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07-21-06, 04:29 PM #1
Oops, We Thought You Were American
Oops, We Thought You Were American
by James Dunnigan
July 20, 2006
By the end of June, over 90 percent of the combat operations in Iraq (raids, cordon & search, quick reaction force run, etc) involved Iraqi forces. About a third of these operations were entirely Iraqi. However, there is a team of about a dozen American advisors attached to each Iraqi battalion, so most "all-Iraqi" operations have at least a few American advisors along. While the advisors are there to give advice, they are also there to observe, and report back the progress, or lack thereof, the Iraqis are making. The army is making more progress than the paramilitary police units.
Iraq army has always had a better reputation than the police, and has always attracted higher caliber people. Although an army coup in 1958 was responsible for over four decades of dictatorship, that was more the fault of evil generals, than of the army as a whole. Lower ranking officers were always more interested in purely military matters. But at the top, as in most countries, the generals held their jobs more for political, than military, reasons. The same is still true, with a broad agreement required before anyone can take on the top twenty or so military commands. But in the lower ranks, the Coalition (mainly the U.S. and Britain) have made a major effort to get the moat qualified people put in charge. Part of the pitch was the appeal to Iraqi pride, by invoking the brave, capable and selfless officers who led the army in the war with Iran in the 1980s. Despite the fact that Iraqi started the war (by invading and trying to grab an oil rich province), and "won" by wearing the Iranians out (the war was basically a draw), the outcome was, historically, rare, because an Arab army was not crushed by their Iranian foe. Over the last five thousand years, the Iranians almost always won when they went to war with Arabs. So the United States appealed to that rare episode of Arab military achievement, to convince many capable Iraqis that, as the country was again faced with an armed threat, it was again time to get it together and take care of business. Most Iraqi troops admire their American counterparts. Iraqi army uniforms are similar to the U.S. ones. The Iraqi army has received several thousand hummers and other American military vehicles. The greatest complement G.I.s can pay Iraqi troops is to roll up, usually at night, and hail them in English, and then say, "Oops, we thought you were American."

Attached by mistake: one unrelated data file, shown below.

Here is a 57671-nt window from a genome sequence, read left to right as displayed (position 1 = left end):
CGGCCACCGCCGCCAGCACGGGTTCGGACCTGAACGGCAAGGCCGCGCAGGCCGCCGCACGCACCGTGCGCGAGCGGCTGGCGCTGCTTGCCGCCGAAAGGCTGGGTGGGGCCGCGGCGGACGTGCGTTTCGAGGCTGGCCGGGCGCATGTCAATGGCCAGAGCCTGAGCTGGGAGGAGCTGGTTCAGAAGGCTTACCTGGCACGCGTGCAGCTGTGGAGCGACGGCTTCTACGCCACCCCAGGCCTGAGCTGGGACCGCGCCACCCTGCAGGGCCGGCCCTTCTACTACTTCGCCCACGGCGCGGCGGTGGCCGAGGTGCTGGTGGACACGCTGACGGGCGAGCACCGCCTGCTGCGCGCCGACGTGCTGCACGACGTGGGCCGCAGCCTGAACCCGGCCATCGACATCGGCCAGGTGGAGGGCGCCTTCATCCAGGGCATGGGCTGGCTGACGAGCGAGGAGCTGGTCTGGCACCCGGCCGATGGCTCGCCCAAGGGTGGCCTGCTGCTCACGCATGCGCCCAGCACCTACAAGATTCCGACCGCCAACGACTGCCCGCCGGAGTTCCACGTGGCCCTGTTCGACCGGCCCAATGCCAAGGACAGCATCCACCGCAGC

The police combat battalions are another matter. Although the paramilitary police units receive a lot of the same training as the army troops, the police commanders tend to be more political. The "traditions" of the police are different as well. Police are a rather recent development in Iraq, and have not left a very good impression. Long considered corrupt and inefficient, the police were also one of the most visible agents of repression. The Coalition tried to build a new police force that was better than the old one. They succeeded, but the new model still had a lot of bad habits. Corruption was still there. Less than before, but that's not saying much. The new cops are also more lethal than the old ones. Not against criminals, or at least not the usual crooks. Some of the new cops moonlight as partisan death squads. Lots of bad blood in Iraq, because of all the Kurds and Shia Arabs killed by Sunni Arab secret police and such, over the last four decades. It was all too easy for Kurdish and Shia Arab cops to be convinced to go out and administer some off-the-books justice. The problem with death squads, is that many of them don't have an off-switch. If all this is allowed to continue, the cops will go from being part of the solution, to being part of the problem. Many of them have already made that dubious transition.
One lasting effect of the American military presence in Iraq, will be better combat skills. Iraqi soldiers and police are, after three years of expert training, much better at killing people. Army and police leaders are more efficient as well. What is still uncertain is whether, in the long term, these new and Improved Iraqi security forces will be better for Iraq, or just themselves.
“There are only two kinds of people that understand Marines: Marines and the enemy. Everyone else has a second-hand opinion.”
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